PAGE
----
NZ Herald April 14, 2008
The Government is said to be on the point of announcing a programme of mass-vaccination of 11-year-old girls against a sexually-transmitted virus linked to cervical cancers. “It is expected, in the very near future, that a universal programme for 11-year-old girls will be announced,” says vaccine expert Dr Nikki Turner in a report for Auckland University’s Immunisation Advisory Centre, of which she is director. “The 11-year-old event is likely to be delivered by general practice and public health services within schools.” Dr Turner is close to the Ministry of Health – her centre is contracted to it and she sits on the ministry’s pandemic influenza committee – but she is not a ministry employee. “We’re just waiting to hear [about the vaccine],” she told the Herald.
Each year, cervical cancer is diagnosed in about 180 women and kills around 60… The ministry is negotiating with GlaxoSmithKline and CSL, which each supply a vaccine that targets strains of HPV associated with 70 per cent of cervical cancers.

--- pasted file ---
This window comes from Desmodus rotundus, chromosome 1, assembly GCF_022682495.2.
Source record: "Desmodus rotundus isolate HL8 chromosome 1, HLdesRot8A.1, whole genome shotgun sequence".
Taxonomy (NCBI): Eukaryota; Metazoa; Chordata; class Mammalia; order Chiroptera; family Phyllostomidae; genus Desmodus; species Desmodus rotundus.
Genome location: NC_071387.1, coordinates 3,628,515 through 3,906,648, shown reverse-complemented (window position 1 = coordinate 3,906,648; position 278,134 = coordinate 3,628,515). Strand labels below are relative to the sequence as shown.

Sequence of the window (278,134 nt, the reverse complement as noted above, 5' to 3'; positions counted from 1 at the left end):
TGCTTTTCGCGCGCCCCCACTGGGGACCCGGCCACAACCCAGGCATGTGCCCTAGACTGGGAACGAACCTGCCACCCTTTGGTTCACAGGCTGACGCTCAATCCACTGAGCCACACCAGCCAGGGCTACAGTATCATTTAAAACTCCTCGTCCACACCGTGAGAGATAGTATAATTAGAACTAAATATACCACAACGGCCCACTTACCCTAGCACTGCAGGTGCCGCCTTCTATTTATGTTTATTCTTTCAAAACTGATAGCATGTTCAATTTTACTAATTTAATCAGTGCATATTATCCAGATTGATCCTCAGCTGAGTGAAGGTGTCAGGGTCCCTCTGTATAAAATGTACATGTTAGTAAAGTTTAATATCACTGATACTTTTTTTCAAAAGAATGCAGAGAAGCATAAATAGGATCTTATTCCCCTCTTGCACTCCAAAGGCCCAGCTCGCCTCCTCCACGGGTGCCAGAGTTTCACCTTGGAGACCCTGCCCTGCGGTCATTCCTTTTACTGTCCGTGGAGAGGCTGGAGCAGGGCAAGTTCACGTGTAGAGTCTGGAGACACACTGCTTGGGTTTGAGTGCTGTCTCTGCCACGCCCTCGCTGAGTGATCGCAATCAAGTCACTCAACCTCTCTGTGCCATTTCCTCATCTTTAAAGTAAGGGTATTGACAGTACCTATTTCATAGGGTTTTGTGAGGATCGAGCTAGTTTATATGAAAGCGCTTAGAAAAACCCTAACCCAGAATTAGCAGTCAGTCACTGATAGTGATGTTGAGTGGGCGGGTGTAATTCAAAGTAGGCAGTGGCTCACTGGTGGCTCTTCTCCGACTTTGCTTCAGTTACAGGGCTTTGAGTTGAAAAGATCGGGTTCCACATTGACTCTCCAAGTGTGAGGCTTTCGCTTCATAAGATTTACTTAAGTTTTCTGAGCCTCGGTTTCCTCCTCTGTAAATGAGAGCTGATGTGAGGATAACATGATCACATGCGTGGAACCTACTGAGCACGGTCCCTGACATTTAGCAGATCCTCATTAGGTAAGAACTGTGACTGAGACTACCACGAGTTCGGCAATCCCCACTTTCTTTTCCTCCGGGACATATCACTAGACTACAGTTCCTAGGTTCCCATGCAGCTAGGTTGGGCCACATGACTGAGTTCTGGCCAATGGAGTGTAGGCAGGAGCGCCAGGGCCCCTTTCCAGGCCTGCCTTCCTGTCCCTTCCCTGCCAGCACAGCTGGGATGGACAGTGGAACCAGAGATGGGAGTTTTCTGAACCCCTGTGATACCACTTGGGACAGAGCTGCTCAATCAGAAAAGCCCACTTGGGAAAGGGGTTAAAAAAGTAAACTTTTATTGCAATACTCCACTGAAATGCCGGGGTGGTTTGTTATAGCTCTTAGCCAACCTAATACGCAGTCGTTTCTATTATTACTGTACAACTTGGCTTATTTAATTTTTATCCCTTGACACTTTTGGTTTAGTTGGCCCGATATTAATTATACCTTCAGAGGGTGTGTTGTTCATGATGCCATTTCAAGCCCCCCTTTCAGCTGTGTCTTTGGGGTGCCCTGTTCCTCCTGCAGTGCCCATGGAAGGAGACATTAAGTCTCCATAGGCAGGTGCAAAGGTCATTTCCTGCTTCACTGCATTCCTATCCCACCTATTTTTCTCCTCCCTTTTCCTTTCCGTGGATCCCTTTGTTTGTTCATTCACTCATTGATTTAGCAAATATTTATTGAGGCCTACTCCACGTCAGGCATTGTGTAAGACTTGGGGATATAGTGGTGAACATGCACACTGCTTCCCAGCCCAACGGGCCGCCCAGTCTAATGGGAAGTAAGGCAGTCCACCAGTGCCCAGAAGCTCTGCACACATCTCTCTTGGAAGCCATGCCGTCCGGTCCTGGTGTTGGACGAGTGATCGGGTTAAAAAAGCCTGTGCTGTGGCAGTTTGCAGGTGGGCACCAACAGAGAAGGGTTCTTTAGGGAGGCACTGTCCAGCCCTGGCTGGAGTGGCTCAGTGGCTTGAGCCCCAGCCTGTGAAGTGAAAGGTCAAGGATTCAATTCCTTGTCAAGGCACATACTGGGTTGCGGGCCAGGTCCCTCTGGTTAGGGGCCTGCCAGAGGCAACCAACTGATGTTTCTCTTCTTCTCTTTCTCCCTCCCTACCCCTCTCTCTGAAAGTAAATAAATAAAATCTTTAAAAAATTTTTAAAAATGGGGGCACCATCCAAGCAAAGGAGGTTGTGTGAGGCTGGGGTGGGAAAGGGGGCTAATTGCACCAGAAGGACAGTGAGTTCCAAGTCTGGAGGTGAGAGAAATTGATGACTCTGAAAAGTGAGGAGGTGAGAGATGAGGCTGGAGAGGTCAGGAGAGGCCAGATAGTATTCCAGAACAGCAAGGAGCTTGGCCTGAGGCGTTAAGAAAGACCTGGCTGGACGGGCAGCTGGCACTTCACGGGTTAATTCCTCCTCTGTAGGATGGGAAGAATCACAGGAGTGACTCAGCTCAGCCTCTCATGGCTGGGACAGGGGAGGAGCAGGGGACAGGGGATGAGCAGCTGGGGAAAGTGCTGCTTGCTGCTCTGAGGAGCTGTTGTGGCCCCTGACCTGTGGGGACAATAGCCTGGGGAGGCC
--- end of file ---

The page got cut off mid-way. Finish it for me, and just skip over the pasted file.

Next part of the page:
…It has previously recommended vaccinating girls from the age of 11 or 13, with a catch-up for older girls up to 15, but the starting age was to be based on “acceptability” and a survey of parental attitudes was planned. The vaccine is expected to confer the greatest protection if it is given before girls become sexually active as there is a high risk of HPV infection in the first years after starting to have sex. Dr Turner said parental concerns had been expressed that giving the vaccine to adolescents might promote promiscuity or earlier sexual activity but there was no evidence for this. “There is some evidence that education interventions can improve the level of acceptability in undecided parents. A UK study … reported that 81 per cent of parents would probably, or definitely, have their child vaccinated.”